"In the same way that allopatric lineages within Tarentola are incongruent with the expectations of chance dispersal, so too is the allopatry of Tarentola and its New World sister group."
Again this makes no sense to me whatsoever, and again there seems to be some very black-and-white reasoning behind it: if species can disperse to distant islands everything should occur everywhere; but we observe that all species do not occur everywhere, so we have to conclude that dispersal is completely impossible. But this is one-to-one equivalent to the argument that you cannot produce random numbers with a die because when you cast it the second time it came up with a different number than the first time. Really, that seems to be the logic here.

One might also add that there is another fairly obvious reason why one would find patterns of allopatry even if the same region was reached two or three times by the same lineage: competitive exclusion. It is a well established, empirically tested insight of biogeography that islands (and by extension restricted areas in general) have a carrying capacity, both in overall diversity and in the number of species trying to occupy about the same ecological space. In the case of islands in particular, their species diversity is a function of size (the more land, the more species, mostly because lower area increases extinction rate) and distance from the nearest larger land mass (the closer, the more species, mostly because of higher immigration / dispersal rates filling up the species pool).

This makes a lot of intuitive sense. Assume you have a seed of a continental shrub species blown onto an island that so far has only been colonised by mosses, lichen, one species of grass, and a bunch of insects eating the former. Your shrub niche is still free, and there is nothing on the island that is adapted to eating you, so even if at first you are in a bit of trouble genetically (inbreeding) and ecologically (not used to this soil and climate) you have a reasonable chance of establishing. Now fast forward 500,000 years, and the single seed of that shrub has diversified into six species occupying every niche on the island that they could adapt to in that time, forming thick scrubland from coastal dunes to the highest peak. A new seed of a related continental shrub species ends up on the island - but now everything is occupied by relatives that have become well-adapted to this new environment. Are we really surprised that the second comer will have a harder time establishing?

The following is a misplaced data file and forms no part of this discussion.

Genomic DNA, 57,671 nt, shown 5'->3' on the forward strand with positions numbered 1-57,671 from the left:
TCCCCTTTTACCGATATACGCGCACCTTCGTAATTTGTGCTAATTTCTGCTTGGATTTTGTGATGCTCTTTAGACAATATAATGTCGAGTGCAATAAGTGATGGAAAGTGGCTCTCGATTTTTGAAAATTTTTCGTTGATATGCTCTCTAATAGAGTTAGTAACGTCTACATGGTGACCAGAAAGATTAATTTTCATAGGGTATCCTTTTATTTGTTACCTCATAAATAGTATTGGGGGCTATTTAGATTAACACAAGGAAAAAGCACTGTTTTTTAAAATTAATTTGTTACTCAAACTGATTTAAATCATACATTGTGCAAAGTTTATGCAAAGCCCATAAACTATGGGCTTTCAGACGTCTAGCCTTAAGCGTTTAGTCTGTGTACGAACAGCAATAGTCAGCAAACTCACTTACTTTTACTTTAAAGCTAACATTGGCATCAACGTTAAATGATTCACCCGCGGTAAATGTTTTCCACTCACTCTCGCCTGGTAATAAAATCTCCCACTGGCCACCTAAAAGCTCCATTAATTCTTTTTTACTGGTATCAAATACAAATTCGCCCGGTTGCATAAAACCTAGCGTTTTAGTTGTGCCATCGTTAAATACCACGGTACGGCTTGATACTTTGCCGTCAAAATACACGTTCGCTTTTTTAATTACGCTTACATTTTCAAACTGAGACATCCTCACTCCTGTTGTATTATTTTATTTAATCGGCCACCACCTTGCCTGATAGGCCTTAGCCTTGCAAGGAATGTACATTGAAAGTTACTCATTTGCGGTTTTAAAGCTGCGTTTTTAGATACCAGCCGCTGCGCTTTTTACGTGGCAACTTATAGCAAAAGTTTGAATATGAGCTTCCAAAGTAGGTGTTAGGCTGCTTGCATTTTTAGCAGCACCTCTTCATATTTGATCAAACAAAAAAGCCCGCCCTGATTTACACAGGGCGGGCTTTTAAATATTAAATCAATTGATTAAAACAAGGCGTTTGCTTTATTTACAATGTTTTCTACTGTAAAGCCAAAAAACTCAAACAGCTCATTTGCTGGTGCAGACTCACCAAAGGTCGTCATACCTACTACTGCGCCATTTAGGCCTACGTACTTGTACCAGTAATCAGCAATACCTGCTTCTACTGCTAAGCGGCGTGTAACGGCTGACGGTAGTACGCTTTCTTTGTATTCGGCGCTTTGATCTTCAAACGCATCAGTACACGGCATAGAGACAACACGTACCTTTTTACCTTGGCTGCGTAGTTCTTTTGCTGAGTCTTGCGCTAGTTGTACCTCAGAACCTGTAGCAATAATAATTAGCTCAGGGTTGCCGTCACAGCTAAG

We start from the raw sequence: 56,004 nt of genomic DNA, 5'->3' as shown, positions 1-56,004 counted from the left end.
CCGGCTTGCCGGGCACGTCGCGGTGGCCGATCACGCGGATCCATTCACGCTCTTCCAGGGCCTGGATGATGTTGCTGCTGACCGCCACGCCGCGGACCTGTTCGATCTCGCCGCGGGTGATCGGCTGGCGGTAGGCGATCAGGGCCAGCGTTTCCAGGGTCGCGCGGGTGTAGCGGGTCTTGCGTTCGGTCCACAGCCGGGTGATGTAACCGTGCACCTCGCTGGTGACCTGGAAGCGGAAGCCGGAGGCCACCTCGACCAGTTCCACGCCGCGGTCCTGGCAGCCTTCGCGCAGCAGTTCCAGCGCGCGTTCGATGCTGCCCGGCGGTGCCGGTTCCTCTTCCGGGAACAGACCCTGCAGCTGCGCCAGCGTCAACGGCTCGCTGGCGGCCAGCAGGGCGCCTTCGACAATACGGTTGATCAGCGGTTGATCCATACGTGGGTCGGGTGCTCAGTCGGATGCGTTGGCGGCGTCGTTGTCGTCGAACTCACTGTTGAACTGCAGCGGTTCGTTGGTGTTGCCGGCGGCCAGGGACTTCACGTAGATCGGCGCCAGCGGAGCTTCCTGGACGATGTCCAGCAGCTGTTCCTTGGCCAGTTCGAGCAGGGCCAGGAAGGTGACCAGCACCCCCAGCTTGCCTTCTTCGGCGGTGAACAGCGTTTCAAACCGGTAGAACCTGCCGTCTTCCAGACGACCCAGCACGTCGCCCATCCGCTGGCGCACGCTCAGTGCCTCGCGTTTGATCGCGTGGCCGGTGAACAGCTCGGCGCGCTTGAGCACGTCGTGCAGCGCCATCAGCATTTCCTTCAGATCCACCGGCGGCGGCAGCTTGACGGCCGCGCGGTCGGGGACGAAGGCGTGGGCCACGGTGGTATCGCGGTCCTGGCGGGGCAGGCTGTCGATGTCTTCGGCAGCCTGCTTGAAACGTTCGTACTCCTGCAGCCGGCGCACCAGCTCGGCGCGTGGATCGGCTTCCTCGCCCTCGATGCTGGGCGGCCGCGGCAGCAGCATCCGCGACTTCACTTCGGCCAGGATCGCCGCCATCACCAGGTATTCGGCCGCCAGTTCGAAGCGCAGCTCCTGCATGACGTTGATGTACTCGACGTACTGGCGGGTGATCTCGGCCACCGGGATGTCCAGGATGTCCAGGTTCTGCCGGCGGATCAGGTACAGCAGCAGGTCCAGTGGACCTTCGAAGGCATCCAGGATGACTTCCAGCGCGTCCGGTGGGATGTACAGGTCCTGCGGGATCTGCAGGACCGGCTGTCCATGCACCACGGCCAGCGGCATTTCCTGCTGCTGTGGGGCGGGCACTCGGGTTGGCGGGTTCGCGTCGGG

Time-calibration of phylogenies, again

We had that one already in the Ung et al paper, but once more:
"Model-based methods, with rare exceptions, present molecular divergence ages as falsifications of early origins, at or before continental breakup, even though they are calibrated by fossils that can generate only minimal divergence dates. Although it is widely claimed that molecular-clock analyses are generate [sic] evidence of dispersal (Sanmartin et al., 2008), molecular divergence estimates artifically constrain the maximum age of taxa that may be much older than their oldest fossil or the age of the current island they occupy (Heads 2009a, 2012, 2014a, 2014b, 2016)."
I like the little caveat "with rare exceptions", although it is unclear what it refers to. But it is not a method, but the researcher using a method, who would draw the conclusion that a lineage diverging 12 Mya would not have diverged because of a tectonic event that happened 120 Mya. And yes, that conclusion makes a lot of sense to me, and no, "model-based" methods do not magically transform minimum ages into maximum ages. This has been discussed repeatedly in rebuttals to Heads' papers. What is more, people have run analyses using the alternative approach suggested by Heads and in the present paper and found that the results are generally absurd, such as pushing the age of the daisy family back before the origin of multi-cellular life.
"The timing of ancestral differentiation may be assessed either by fossils (including molecular extrapolations) or tectonic-biogeographic correlation."
First, fossil calibration or using estimated substitution rates are really two completely different data sources, so the former does not really "include" the latter. Second, using continental breakup to calibrate splits in the phylogeny would, as mentioned before, be circular reasoning. It would build the assumption of vicariance into the analysis to subsequently conclude vicariance as a result. I think that's not how science is supposed to work.
"Fossil data provide only the minimum known-age of taxa and [sic] fossils are often lacking for clades of interest to Macaronesia. In tectonic correlation, the estimate of clade age is more precise, because it refers to a particular, dated event, rather than a minimal (fossil-calibrated) age."
Yes, a fossil provides a minimum age. But unless I severely misunderstand something, a continental break-up could, at best, provide only a maximum age, if we assume that divergence would not have been possible before break-up. (And even that seems fishy to me, given that there are plenty of speciation events on the same landmass.) If it were to be taken as "precise" that would, once more, automatically exclude the possibility that the divergence happened later, after dispersal from one continent to the other, and that would be circular reasoning.

Even the vicariance approach would need long distance dispersal to work

Finally, I am puzzled by the idea of how the lineages would have stayed in place after the supposed vicariance event that would have happened long before the present islands came into existence:
"Island biota survives erosion and subsidence of island habitats by local dispersal onto newer volcanoes"
What I don't get is this: if a vicariance biogeographer can accept that a species hops across the ocean from one volcanic island to another, why can they not accept that it hops across the ocean from Africa onto one of the volcanic islands? What's the difference? Why is this discussion taking place again? I must be missing something very subtle here.